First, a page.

Cervical cancer is a type of cancer that develops in a woman’s cervix, according to the British National Health Service. Almost all cases of cervical cancer are caused by the human papillomavirus (HPV). Most people with this type of cancer are between 30 and 45 years old.
Regular cervical screening can determine the risk of developing the disease, even if there are no signs of cancer.
One of the main warning signs of cervical cancer is vaginal bleeding, as the Jos Cervical Cancer Trust has warned that any unusual bleeding could be a sign of the condition.
Bleeding may occur before or after menopause, and it may not necessarily be related to your period. And any new vaginal discharge, or discomfort during sex, may also be caused by cervical cancer. Some patients also report lower back or pelvic pain.
The charity said: “Cervical cancer may not cause any symptoms or the symptoms may not be apparent. Symptoms of cervical cancer include unusual vaginal bleeding, changes in vaginal secretions, discomfort during sex, and pain in the lower back or pelvis.”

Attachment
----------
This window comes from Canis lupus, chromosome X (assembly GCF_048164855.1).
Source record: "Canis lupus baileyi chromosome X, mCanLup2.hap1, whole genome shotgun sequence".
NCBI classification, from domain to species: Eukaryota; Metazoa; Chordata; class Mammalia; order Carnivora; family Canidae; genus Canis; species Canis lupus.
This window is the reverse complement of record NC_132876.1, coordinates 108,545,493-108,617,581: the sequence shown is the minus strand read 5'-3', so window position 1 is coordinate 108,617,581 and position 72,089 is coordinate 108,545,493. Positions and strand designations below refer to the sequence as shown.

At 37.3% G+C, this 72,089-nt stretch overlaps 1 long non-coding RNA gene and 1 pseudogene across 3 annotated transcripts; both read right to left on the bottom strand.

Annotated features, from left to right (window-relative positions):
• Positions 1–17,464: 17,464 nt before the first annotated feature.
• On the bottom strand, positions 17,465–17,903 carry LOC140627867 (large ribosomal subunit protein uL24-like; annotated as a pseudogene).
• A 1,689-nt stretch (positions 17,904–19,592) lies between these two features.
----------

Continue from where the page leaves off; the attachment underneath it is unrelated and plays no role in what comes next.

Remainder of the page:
The foundation noted: “Although this may be alarming, remember that there are many different causes of unusual bleeding that may not be related to cervical cancer, including hormonal contraception and cervical ectropion.” She indicated that you should speak to a doctor immediately if a woman notices any unexplained changes.
As the cancer becomes more advanced or spreads to other parts of the body, women may also develop unexplained weight loss. Other symptoms may include loss of appetite, severe back pain, constipation, blood in urine, and even enuresis, according to the Express website.
However, all of these symptoms may be caused by other conditions and do not necessarily mean that you have cervical cancer. There is no way to prevent cervical cancer, but the risks of developing some lifestyle changes can be reduced.
Smoking also increases the risk of cancer. The National Health Service in Britain said that the immune systems of smokers are struggling to get rid of HPV infection from the body.